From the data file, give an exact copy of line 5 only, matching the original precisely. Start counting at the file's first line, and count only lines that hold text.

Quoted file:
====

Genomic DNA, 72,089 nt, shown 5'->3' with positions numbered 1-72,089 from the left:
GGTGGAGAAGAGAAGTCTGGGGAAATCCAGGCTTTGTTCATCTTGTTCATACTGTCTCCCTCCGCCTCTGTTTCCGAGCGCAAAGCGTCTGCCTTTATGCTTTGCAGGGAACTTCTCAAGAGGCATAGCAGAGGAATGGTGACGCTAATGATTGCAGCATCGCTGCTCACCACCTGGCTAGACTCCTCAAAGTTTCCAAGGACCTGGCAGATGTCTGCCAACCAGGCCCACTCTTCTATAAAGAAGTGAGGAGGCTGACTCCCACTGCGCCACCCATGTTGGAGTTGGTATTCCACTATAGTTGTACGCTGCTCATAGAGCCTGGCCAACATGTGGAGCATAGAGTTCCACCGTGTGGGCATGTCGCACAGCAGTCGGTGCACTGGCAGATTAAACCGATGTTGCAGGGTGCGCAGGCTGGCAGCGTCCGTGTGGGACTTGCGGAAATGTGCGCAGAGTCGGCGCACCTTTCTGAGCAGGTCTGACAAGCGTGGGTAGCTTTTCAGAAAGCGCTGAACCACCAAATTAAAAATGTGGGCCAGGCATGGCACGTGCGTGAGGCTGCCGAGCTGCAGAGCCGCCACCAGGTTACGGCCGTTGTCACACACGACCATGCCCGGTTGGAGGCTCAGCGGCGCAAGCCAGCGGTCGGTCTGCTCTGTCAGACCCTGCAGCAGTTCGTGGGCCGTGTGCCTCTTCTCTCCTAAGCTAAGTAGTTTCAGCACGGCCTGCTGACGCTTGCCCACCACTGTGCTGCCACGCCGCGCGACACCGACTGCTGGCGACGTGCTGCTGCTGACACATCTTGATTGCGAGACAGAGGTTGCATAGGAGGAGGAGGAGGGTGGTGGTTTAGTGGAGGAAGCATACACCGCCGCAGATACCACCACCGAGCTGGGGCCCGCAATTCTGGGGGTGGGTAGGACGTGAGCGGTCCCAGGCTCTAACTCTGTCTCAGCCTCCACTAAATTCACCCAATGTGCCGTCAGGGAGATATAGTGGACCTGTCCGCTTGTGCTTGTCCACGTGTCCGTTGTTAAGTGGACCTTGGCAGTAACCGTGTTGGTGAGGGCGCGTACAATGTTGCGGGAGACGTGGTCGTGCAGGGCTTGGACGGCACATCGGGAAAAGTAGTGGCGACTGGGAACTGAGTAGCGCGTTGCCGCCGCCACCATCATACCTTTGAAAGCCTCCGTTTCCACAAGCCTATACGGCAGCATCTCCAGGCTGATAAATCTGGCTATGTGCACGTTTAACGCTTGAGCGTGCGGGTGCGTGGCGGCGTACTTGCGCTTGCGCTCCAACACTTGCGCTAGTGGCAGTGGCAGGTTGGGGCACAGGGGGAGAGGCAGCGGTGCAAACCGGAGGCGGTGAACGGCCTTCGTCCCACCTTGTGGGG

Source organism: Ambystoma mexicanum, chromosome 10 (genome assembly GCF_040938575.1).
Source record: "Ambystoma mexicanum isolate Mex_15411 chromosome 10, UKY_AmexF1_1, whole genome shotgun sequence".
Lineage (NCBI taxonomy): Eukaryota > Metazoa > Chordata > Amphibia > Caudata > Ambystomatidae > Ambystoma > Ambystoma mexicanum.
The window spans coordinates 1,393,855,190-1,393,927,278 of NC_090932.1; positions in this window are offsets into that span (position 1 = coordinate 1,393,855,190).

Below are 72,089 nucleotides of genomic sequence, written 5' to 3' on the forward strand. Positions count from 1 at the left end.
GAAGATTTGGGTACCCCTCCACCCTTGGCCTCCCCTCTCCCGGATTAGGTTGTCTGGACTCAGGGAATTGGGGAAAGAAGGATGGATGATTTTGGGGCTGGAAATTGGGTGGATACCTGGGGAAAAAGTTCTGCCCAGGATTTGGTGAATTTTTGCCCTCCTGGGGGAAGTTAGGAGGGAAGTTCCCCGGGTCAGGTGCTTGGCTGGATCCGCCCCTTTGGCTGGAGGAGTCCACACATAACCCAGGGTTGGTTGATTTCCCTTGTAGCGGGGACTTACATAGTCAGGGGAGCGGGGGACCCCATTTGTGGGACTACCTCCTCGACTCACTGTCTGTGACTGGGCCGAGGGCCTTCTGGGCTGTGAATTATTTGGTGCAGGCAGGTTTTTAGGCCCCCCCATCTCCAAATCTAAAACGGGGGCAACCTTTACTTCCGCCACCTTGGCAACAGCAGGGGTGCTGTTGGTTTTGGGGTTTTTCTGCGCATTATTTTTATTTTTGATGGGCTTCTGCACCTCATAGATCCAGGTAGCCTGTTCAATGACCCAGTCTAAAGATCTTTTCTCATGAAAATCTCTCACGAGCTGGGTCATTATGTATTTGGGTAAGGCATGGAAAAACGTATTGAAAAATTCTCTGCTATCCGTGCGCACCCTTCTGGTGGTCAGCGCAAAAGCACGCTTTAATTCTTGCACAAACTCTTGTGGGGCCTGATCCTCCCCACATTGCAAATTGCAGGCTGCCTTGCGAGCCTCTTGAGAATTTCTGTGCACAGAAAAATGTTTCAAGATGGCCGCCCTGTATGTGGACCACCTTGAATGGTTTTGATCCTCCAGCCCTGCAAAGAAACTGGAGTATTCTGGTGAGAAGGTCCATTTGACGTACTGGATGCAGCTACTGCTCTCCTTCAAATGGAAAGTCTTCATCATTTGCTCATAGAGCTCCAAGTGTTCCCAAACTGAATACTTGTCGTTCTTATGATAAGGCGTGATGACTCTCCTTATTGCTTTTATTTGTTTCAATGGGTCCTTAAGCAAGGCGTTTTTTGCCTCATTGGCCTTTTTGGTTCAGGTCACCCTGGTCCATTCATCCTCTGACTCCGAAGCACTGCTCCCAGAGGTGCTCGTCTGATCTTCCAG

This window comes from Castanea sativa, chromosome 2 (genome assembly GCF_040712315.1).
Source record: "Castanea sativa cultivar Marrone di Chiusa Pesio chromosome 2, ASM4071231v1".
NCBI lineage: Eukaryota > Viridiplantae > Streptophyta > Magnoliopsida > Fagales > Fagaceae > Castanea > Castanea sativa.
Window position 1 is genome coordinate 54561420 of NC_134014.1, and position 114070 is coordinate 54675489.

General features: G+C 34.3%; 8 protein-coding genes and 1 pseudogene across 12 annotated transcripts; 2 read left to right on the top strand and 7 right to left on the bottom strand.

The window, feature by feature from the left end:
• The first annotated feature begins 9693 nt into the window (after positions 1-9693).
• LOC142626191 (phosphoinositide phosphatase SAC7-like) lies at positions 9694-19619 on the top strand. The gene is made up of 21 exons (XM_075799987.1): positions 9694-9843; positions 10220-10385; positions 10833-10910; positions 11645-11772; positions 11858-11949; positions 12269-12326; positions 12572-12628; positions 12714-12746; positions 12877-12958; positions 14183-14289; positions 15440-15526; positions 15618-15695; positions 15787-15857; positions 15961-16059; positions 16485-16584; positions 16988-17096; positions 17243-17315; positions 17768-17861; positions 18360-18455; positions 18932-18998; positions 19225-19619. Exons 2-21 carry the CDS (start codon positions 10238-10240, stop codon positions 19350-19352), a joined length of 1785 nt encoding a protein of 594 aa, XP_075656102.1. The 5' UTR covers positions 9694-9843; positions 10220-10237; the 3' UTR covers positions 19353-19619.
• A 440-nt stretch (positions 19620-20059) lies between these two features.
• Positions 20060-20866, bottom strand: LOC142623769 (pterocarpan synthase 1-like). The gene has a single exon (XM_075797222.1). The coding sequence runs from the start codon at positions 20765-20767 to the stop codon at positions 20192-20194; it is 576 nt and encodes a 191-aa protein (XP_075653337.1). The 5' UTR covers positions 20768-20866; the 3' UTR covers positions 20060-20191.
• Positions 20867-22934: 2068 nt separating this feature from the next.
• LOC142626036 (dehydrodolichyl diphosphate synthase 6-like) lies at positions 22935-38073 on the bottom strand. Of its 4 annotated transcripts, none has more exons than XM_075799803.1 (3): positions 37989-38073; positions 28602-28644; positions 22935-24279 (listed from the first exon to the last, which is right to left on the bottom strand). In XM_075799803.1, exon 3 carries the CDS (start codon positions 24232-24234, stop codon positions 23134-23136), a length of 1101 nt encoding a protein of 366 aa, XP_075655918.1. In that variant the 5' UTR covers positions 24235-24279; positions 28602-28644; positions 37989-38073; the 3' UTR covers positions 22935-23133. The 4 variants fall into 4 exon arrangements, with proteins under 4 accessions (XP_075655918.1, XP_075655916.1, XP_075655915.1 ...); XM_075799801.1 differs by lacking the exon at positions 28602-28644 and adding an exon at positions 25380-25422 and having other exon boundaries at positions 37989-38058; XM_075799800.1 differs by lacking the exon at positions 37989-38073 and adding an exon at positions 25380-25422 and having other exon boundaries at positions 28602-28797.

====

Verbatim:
Lineage (NCBI taxonomy): Eukaryota > Metazoa > Chordata > Amphibia > Caudata > Ambystomatidae > Ambystoma > Ambystoma mexicanum.